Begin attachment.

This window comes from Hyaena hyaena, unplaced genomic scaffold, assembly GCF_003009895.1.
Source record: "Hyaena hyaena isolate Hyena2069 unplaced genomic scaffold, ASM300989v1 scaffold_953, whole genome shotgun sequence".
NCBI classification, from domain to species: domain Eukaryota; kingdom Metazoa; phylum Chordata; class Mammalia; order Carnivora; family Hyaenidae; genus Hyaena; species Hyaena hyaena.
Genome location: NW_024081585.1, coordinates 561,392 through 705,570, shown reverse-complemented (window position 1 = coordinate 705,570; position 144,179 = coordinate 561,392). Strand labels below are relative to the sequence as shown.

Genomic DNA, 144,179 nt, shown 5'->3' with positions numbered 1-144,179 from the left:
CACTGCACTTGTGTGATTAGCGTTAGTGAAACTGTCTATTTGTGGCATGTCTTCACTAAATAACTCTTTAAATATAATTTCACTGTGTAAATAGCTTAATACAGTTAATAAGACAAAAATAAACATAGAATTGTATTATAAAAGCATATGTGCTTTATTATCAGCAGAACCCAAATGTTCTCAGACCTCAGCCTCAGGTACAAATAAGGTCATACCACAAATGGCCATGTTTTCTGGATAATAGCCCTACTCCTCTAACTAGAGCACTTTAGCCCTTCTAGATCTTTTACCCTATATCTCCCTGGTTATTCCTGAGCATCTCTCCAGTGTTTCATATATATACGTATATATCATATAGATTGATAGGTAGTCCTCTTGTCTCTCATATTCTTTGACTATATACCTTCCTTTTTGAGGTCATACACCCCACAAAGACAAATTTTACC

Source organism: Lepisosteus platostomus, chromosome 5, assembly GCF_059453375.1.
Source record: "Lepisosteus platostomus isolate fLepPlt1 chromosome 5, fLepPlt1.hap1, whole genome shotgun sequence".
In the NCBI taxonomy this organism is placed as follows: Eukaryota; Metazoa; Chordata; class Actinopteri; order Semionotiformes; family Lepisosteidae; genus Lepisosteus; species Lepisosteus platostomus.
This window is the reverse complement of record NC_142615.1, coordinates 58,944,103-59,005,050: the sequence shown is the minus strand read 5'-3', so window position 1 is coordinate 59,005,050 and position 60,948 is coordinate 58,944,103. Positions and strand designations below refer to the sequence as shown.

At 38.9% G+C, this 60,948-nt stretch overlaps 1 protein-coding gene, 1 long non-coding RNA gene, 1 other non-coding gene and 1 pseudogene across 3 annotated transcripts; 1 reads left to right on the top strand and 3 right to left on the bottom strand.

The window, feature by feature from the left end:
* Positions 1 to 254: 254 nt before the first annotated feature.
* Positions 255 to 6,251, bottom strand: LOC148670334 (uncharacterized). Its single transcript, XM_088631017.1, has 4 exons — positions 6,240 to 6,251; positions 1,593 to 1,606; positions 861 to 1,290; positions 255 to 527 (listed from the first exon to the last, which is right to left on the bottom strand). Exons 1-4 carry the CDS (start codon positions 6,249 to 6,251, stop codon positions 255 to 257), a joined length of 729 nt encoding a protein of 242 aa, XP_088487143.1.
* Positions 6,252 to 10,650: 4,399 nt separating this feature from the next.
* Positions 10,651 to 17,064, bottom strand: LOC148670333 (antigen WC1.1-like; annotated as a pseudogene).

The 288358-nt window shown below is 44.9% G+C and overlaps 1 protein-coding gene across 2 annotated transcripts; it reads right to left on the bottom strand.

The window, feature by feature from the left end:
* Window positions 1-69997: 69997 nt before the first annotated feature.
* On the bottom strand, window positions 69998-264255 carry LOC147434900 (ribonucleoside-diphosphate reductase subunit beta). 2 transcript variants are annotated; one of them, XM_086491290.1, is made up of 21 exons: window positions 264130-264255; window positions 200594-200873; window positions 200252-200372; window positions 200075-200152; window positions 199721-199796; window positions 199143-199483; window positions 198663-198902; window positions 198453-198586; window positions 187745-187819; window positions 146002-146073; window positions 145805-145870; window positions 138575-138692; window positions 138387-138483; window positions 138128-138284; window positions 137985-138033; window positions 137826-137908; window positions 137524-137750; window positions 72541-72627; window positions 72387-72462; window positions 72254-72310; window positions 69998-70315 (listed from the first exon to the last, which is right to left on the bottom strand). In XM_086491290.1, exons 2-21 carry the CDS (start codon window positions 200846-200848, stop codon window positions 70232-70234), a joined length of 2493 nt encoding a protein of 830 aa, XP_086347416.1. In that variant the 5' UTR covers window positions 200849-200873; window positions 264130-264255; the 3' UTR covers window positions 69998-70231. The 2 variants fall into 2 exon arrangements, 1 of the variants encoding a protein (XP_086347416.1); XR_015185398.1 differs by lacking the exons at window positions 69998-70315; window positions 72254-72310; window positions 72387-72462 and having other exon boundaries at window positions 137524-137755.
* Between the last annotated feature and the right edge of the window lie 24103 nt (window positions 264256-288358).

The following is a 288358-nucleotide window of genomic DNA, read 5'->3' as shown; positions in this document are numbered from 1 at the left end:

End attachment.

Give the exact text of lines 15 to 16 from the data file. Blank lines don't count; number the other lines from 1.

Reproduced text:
* Positions 6,252 to 10,650: 4,399 nt separating this feature from the next.
* Positions 10,651 to 17,064, bottom strand: LOC148670333 (antigen WC1.1-like; annotated as a pseudogene).